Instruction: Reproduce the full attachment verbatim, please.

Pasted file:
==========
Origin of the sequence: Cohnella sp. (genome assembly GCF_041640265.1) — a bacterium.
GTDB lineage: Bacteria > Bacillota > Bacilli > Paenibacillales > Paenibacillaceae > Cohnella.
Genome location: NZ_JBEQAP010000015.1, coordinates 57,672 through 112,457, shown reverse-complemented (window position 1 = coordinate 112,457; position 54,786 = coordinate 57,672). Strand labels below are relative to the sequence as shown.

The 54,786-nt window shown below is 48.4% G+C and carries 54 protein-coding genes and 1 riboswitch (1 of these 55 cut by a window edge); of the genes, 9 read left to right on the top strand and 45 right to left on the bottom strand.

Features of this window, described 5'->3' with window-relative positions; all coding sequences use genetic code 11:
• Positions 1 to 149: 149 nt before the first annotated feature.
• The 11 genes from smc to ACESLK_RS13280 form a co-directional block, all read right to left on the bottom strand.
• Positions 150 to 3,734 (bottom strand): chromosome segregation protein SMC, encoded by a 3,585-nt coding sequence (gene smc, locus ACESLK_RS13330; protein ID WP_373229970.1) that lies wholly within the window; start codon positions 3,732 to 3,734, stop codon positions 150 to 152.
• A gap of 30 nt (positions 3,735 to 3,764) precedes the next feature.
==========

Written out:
Origin of the sequence: Cohnella sp. (genome assembly GCF_041640265.1) — a bacterium.
GTDB lineage: Bacteria > Bacillota > Bacilli > Paenibacillales > Paenibacillaceae > Cohnella.
Genome location: NZ_JBEQAP010000015.1, coordinates 57,672 through 112,457, shown reverse-complemented (window position 1 = coordinate 112,457; position 54,786 = coordinate 57,672). Strand labels below are relative to the sequence as shown.

The 54,786-nt window shown below is 48.4% G+C and carries 54 protein-coding genes and 1 riboswitch (1 of these 55 cut by a window edge); of the genes, 9 read left to right on the top strand and 45 right to left on the bottom strand.

Features of this window, described 5'->3' with window-relative positions; all coding sequences use genetic code 11:
• Positions 1 to 149: 149 nt before the first annotated feature.
• The 11 genes from smc to ACESLK_RS13280 form a co-directional block, all read right to left on the bottom strand.
• Positions 150 to 3,734 (bottom strand): chromosome segregation protein SMC, encoded by a 3,585-nt coding sequence (gene smc, locus ACESLK_RS13330; protein ID WP_373229970.1) that lies wholly within the window; start codon positions 3,732 to 3,734, stop codon positions 150 to 152.
• A gap of 30 nt (positions 3,735 to 3,764) precedes the next feature.